Grahic Jump Location
Fig. 2

(a) and (b) The subject sitting in the reference position while wearing the brace and with the skin markers attached. (c) The laser scanned brace components registered to the CT scan. (d) and (e) The musculoskeletal model and the defined anatomical reference frame. (f) The subject-specific braces (see color figure online).

Grahic Jump Location
Fig. 3

Illustration of the POP model without muscles. (a) A right side view of the model with the plane that the most superior point of the condyle was constrained to stay on. (b) Zoom of the TMJ with the constraint of the most superior point of the condyle (shown as a green dot) is restricted to only slide and rotate in that plane. Note that the constraint shown only applies in the viewing plane. The same constraint is applied on the left-hand side. (c) A front view of the model with the planes of the left and right TMJs included. (d) A top view of the mandible. The skull anatomical reference frame is indicated in black, and the origin of the mandible anatomical reference frame is indicated as a green dot. The origin of the mandible anatomical frame is constrained such that it cannot move medial or lateral relative to the skull anatomical reference (see color figure online).

Grahic Jump Location
Fig. 4

Illustration of the FDK model without muscles. (a) Right side view of the model and (b) a zoom of the TMJ. The three white lines illustrate the elements of the TMJ ligament and the small black arrows illustrate the contact forces for each triangle in the STL files. (c) and (d) The contact force of the right TMJ applied by the skull onto the mandible. Note that the skull and mandible were positioned with excessive penetration of the contacting surfaces into each other to clearly illustrate the contact forces.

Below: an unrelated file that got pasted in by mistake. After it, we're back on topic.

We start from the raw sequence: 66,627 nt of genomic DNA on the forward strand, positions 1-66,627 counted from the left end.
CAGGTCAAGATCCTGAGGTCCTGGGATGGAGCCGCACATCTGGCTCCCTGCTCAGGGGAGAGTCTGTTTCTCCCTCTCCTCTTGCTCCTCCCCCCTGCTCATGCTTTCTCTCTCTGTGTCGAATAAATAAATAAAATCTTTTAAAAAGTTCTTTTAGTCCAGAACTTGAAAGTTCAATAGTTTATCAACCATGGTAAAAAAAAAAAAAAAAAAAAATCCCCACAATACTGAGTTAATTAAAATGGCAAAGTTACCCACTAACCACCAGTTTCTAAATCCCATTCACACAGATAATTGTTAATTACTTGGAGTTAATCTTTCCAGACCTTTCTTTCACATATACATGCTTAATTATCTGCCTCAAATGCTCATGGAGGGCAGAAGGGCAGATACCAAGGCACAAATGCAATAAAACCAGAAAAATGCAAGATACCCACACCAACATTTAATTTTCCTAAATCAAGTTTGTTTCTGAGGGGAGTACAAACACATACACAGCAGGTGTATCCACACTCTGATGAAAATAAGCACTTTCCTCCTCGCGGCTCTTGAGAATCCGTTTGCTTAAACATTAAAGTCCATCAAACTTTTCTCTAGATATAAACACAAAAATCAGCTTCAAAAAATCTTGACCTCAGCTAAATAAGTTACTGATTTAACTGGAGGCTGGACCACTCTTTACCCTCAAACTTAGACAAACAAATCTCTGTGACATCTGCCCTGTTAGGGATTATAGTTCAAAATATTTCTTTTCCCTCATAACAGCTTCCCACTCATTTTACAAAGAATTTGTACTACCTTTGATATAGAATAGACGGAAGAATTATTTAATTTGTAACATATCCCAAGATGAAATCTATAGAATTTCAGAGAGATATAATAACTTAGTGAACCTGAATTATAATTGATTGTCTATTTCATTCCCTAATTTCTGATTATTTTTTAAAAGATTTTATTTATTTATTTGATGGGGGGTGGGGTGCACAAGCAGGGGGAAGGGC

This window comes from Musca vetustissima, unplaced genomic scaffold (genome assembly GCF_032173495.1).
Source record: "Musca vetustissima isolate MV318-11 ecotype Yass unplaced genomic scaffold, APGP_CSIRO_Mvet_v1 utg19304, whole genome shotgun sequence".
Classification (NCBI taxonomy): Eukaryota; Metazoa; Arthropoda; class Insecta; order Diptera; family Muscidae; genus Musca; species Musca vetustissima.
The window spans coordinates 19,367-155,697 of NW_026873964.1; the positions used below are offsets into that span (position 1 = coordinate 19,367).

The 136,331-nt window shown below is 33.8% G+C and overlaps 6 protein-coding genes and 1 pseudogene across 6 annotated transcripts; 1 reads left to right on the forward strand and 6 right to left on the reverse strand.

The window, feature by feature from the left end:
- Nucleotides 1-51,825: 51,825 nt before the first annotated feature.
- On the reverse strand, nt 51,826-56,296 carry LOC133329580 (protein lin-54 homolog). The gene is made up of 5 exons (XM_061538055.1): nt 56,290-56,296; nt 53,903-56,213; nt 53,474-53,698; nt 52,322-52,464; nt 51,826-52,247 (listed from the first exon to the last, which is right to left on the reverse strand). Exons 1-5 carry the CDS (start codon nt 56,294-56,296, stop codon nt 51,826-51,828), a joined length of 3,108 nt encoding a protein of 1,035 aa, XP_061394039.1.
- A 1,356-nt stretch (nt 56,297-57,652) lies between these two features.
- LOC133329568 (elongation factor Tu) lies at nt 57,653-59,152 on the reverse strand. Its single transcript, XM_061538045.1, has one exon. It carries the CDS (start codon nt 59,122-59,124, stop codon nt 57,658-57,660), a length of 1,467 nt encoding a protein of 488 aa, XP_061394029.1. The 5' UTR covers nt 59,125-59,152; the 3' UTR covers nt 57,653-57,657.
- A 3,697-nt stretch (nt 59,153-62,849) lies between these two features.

Grahic Jump Location
Fig. 5

Simulation results for the chewing task. The two top rows show a comparison of the TMJ kinematics measured with the brace (red) and predicted with the POP model (green) and the FDK model (blue). The two bottom rows show the estimated TMJ forces with the POP model (green) and FDK model (blue). The gray area shows the results of the parameter study. The shaded areas indicate ±1 standard deviation. Note that the gray areas largely overlap with the other areas (see color figure online).

Grahic Jump Location
Fig. 6

Simulation results for the open–close task. The two top rows show a comparison of the TMJ kinematics measured with the brace (red) and predicted with the POP model (green) and the FDK model (blue). The two bottom rows show the estimated TMJ forces with the POP model (green) and FDK model (blue). The gray area shows the results of the parameter study. The shaded areas indicate ±1 standard deviation. Note that the gray areas largely overlap with the other areas (see color figure online).

Grahic Jump Location
Fig. 7

Simulation results for the protrusion task. The two top rows show a comparison of the TMJ kinematics measured with the brace (red) and predicted with the POP model (green) and the FDK model (blue). The two bottom rows show the estimated TMJ forces with the POP model (green) and FDK model (blue). The gray area shows the results of the parameter study. The shaded areas indicate ±1 standard deviation. Note that the gray areas largely overlap with the other areas (see color figure online).